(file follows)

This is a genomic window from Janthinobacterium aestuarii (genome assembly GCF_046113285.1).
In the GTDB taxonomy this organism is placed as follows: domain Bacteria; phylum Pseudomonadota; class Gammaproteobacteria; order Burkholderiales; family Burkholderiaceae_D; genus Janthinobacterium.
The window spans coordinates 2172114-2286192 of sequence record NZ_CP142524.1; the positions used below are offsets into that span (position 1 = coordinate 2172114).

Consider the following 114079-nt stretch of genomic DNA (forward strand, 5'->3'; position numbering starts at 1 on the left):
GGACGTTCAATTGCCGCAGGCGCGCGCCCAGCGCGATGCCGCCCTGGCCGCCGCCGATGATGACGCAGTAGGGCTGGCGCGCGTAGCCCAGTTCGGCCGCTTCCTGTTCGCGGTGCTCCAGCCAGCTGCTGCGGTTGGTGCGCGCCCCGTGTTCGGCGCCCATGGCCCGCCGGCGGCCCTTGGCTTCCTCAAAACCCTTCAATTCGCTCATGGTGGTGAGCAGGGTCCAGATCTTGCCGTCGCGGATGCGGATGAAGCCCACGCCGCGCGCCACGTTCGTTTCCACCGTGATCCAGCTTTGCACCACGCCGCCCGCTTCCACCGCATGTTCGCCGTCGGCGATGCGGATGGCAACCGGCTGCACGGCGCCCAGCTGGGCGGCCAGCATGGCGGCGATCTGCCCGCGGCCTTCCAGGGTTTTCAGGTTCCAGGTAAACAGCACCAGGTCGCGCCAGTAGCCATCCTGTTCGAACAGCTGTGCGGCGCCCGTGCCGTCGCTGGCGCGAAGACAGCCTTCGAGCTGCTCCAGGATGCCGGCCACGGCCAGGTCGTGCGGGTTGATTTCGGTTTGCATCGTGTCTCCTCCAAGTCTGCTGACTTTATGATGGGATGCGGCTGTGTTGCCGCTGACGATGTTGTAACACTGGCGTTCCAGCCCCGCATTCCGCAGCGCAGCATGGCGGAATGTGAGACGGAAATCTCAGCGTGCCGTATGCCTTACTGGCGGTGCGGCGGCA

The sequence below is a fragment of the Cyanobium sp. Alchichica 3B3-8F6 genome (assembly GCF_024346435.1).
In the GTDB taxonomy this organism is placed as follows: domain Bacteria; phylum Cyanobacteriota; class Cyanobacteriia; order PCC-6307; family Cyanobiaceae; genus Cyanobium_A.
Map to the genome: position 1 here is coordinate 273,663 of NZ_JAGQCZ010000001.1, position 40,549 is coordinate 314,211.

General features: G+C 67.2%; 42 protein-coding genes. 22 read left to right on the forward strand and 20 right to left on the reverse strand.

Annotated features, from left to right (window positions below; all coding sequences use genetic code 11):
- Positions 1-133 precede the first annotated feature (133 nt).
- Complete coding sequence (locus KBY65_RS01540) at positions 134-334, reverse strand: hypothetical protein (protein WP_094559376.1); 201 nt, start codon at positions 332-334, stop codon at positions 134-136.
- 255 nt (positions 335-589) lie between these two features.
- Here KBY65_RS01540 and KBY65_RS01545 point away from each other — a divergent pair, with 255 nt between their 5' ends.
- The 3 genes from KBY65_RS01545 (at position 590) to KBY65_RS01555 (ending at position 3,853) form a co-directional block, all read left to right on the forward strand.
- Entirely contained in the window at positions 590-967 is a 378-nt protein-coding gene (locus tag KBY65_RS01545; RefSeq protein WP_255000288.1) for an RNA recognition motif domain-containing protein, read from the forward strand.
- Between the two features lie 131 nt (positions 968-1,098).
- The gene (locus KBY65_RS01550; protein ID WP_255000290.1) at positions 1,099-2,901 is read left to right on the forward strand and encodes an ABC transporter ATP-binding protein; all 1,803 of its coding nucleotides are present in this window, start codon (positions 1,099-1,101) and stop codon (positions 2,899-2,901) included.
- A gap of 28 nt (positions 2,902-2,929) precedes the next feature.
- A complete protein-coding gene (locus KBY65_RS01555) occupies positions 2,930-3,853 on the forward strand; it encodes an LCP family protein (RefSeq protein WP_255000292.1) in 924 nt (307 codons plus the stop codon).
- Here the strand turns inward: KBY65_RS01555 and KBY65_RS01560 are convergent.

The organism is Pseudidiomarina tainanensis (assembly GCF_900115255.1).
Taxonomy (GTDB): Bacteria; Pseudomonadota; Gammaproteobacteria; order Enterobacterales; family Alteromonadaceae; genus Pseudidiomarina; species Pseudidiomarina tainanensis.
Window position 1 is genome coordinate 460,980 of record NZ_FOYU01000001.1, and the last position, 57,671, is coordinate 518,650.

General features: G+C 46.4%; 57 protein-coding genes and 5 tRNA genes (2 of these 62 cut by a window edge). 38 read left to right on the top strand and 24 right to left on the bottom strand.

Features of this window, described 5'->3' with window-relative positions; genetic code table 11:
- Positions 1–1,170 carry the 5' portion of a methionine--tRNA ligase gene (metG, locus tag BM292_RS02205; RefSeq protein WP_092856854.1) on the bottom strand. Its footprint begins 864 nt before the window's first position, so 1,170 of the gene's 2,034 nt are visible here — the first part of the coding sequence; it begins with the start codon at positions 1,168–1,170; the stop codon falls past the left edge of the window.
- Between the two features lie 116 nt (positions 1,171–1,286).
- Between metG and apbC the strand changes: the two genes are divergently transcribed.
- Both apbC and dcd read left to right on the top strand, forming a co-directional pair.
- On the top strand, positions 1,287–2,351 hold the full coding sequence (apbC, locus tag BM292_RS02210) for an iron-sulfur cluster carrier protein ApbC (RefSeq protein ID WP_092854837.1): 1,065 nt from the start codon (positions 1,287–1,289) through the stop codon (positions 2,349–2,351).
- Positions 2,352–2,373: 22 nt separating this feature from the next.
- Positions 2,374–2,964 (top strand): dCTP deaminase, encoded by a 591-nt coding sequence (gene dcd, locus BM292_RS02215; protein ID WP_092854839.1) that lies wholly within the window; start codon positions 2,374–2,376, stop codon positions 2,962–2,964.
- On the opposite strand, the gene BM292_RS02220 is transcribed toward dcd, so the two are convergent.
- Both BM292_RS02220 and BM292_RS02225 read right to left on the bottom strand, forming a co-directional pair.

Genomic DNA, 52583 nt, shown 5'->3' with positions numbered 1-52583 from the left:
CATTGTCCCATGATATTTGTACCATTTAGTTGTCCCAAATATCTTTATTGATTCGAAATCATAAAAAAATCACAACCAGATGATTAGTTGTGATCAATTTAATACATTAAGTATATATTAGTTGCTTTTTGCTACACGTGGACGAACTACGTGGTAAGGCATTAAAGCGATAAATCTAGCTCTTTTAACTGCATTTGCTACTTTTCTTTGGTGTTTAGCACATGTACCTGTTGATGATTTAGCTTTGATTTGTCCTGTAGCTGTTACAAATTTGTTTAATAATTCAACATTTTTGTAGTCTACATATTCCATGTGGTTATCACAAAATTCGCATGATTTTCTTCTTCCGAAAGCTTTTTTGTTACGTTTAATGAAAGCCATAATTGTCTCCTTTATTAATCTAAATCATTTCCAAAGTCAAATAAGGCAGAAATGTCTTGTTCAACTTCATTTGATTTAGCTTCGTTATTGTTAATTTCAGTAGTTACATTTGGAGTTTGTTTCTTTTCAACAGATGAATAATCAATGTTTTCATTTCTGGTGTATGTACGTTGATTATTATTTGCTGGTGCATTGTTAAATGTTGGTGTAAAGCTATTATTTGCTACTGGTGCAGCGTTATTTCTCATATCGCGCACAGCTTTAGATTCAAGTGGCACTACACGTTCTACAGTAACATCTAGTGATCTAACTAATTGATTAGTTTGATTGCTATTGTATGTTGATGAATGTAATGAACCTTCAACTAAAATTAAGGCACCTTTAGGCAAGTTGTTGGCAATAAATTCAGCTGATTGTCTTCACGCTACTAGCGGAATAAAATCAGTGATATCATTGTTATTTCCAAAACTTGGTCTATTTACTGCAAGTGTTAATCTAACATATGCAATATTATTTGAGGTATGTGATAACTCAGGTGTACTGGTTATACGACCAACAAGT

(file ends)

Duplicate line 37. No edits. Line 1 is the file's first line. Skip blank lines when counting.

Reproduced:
CATTGTCCCATGATATTTGTACCATTTAGTTGTCCCAAATATCTTTATTGATTCGAAATCATAAAAAAATCACAACCAGATGATTAGTTGTGATCAATTTAATACATTAAGTATATATTAGTTGCTTTTTGCTACACGTGGACGAACTACGTGGTAAGGCATTAAAGCGATAAATCTAGCTCTTTTAACTGCATTTGCTACTTTTCTTTGGTGTTTAGCACATGTACCTGTTGATGATTTAGCTTTGATTTGTCCTGTAGCTGTTACAAATTTGTTTAATAATTCAACATTTTTGTAGTCTACATATTCCATGTGGTTATCACAAAATTCGCATGATTTTCTTCTTCCGAAAGCTTTTTTGTTACGTTTAATGAAAGCCATAATTGTCTCCTTTATTAATCTAAATCATTTCCAAAGTCAAATAAGGCAGAAATGTCTTGTTCAACTTCATTTGATTTAGCTTCGTTATTGTTAATTTCAGTAGTTACATTTGGAGTTTGTTTCTTTTCAACAGATGAATAATCAATGTTTTCATTTCTGGTGTATGTACGTTGATTATTATTTGCTGGTGCATTGTTAAATGTTGGTGTAAAGCTATTATTTGCTACTGGTGCAGCGTTATTTCTCATATCGCGCACAGCTTTAGATTCAAGTGGCACTACACGTTCTACAGTAACATCTAGTGATCTAACTAATTGATTAGTTTGATTGCTATTGTATGTTGATGAATGTAATGAACCTTCAACTAAAATTAAGGCACCTTTAGGCAAGTTGTTGGCAATAAATTCAGCTGATTGTCTTCACGCTACTAGCGGAATAAAATCAGTGATATCATTGTTATTTCCAAAACTTGGTCTATTTACTGCAAGTGTTAATCTAACATATGCAATATTATTTGAGGTATGTGATAACTCAGGTGTACTGGTTATACGACCAACAAGT